The Snow “Pack”: Packing for Resort, Sidecountry, and Backcountry Snow Missions


I’m always curious to learn what other riders bring in their packs on the various ski/snowboard/splitboard trips they take.  For me personally, as a father of 3 and the primary source of income for my family, I tend to err on the side of over-prepared.  If I can gain a safety advantage with one or two extra items (and yes extra weight) it’s 100% worth it to me. My “why” is my family, your “why” will likely be different. Either way, it’s about your safety, and the safety of those with you.

Pack a pack and stick with it

My first piece of advice is this: Don’t get caught up with adding and removing items day-to-day, this will invariably lead to you needing something at a critical time only to realize you left it at home.  If you want to have a resort pack and a side/backcountry pack absolutely do so, I’m not suggesting you drag a 32-liter pack with an airbag to hit groomers on your local mountain.  However, have a pack set for the various riding/skiing you do and stick with it every time.

Prepare for the next level

Untouched snow 7 days after a storm in Keystone, CO

Running an oxygen rental company based in Summit County, specifically Keystone, we have plentiful in-bounds terrain a hike, skin, or snowcat ride away; all relatively safe and avalanche-controlled.  I say “relatively” because nothing is 100% safe, in-bounds avalanches and accidents can and do occur.  I personally pack and prepare for what I call the “next level.”  If my plan is lift-only, my resort-pack always has what I need to manage an bootpack safely.  If I am planning for a Slackcountry Day, I’ll bring my Side/Backcountry pack.  Who knows what conditions or opportunities you may find during a day on the mountain?  Don’t put yourself in a position to make a bad decision!  Even missing out on the fun because you made the right decision is still a bummer.  Be prepared and maximize your time on the mountain.

Resort Pack

My resort pack is what those of us who were born in the 80’s refers to as a “daypack” (which is an ode to the classic Burton Daypacks that are still manufactured today).  They’re relatively small (normally 18L or 25L), have hip and sternum straps, hydration bladder compatibility, a ski/board carrying system (although normally lacking the best comfort), and water-resistant/dwr construction.  Word to the wise, do not skimp on a bag that is not well-treated for water-resistance or straight-up waterproof…your future self will thank me.

Slack/Side/Front/Backcountry-all the same to me

As far as I’m concerned, out of bounds is out of bounds…the risk goes up dramatically whether you’re exiting a gate, hiking the local pass, or on a deep backcountry mission.  If you’re in uncontrolled territory, there’s basic safety equipment you must always have with you.  Because I personally don’t do overnight or unassisted trips, I have one bag for Slack/Side/Front/Backcountry.  It’s a 32L Mountain Hardwear Powabunga, short of an airbag it has all the features for backcountry trips.  An easily accessible designated avy tool pocket, goggle pouch, hydration compatibility, super cozy floating hip-belt, two giant and easily accessible side pockets, nice split-carry system, and it’s burly.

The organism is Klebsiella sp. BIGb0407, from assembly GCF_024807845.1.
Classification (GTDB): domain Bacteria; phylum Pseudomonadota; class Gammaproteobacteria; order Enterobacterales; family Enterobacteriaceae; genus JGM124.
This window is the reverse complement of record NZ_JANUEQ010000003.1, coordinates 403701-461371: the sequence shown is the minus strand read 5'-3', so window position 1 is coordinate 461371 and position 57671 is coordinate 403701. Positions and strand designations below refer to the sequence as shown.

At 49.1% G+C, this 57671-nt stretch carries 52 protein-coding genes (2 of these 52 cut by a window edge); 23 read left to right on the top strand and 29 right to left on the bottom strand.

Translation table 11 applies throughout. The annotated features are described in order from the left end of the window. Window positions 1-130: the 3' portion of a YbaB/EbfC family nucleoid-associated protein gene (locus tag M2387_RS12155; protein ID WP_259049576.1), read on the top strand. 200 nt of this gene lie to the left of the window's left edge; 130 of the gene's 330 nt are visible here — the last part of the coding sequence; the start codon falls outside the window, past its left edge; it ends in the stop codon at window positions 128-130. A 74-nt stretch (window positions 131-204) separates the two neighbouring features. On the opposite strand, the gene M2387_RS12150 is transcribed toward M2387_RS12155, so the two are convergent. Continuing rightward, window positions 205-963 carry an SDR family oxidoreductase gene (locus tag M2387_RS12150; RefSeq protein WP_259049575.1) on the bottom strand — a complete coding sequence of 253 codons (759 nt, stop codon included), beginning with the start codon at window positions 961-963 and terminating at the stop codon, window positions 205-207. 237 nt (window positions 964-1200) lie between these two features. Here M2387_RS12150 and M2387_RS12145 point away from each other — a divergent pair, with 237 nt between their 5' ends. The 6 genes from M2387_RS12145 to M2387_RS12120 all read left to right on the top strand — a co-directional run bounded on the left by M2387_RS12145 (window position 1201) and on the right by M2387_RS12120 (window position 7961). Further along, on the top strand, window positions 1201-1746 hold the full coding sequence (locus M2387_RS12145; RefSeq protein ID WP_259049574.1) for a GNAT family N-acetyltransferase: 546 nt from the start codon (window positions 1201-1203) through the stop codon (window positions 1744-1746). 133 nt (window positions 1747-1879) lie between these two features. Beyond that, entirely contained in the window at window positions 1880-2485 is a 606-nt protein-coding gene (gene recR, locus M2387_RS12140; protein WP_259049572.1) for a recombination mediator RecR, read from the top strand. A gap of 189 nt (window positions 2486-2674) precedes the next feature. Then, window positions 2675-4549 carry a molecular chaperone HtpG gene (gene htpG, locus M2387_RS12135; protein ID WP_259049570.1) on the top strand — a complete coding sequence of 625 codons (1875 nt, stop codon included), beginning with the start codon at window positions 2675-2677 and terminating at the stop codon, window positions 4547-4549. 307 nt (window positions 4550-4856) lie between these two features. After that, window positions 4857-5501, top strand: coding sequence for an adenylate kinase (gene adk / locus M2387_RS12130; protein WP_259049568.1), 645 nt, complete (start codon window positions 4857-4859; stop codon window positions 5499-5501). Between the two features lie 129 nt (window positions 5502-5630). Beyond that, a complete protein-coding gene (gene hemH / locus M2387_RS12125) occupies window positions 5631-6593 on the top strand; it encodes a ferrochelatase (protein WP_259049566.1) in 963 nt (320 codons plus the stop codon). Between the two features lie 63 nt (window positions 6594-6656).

Resort PackBackcountry Pack (all Resort contents PLUS)
Full Hydration Bladder w/ Insulated tubeAvy Tools (probe, shovel, beacon)*
HDPE (Polyethelyne) Nalgene full of water (HDPE so no freezing/cracking)Expanded First-Aid kit
Liner Gloves (prefer hestra merino wool or smartwool)Extra Balaclava
Sunglasses in hard casePackable baseball-style cap for sun
Extra BuffStocking cap
Face Stick (sunscreen)Collapsible poles
Lip Balm (SPF)More Voile Straps
Avy Whistle on chest strap (tree wells are real deal)Zip-Ties
Mag-Safe external battery packEmergency Bivy
Extra Mid-Layer (typically a microfleece or atom vest)Skins
Extra insulation (puffy)Crampons
Alternate goggle lensFleece or mid-weight gloves for touring
Cat Crap (goggle fog treatment)Optional-ice axe depending on the mission
Goggle wipeMini-roll of duct tape
Headlamp (w/ extra batteries)Goo Energy pouches
Go-ProMini fire kit (starter/tinder)
Extra go-pro batteryExtra ski socks
A Few Voile StrapsRadio/Satellite Phone**
Ski PassMap/Compass
Snacks (bar, sandwich, some fruit/nuts)
Minor first aid kit
Cell Phone & Watch

*Every trip not within resort boundary needs these items

**If doing any more than your average out-and-back, this is highly recommended


We all need to look at skiing/riding as either in-bounds or out-of-bounds and plan/pack accordingly.  Even in-bound trips can require a few items you might not traditionally think of.  Sometimes for example at Keystone, I’ll skin to the upper windows rather than hiking to get more runs in and conserve energy.  You better believe these spots are less traveled, and anytime you’re remote, you’re at risk.  Bottom line, I know many people assume if you can access the terrain from a ski-resort it’s controlled, with the expansion of slack and side-country this is just not the case.  If you are leaving the resort, through a gate or otherwise, you are 100% leaving the controlled for the un-controlled.  It doesn’t matter how you got there.  Wear a beacon, check your beacon, bring a buddy, tell your friends and family where you’re going, when you expect to return, and pack accordingly!

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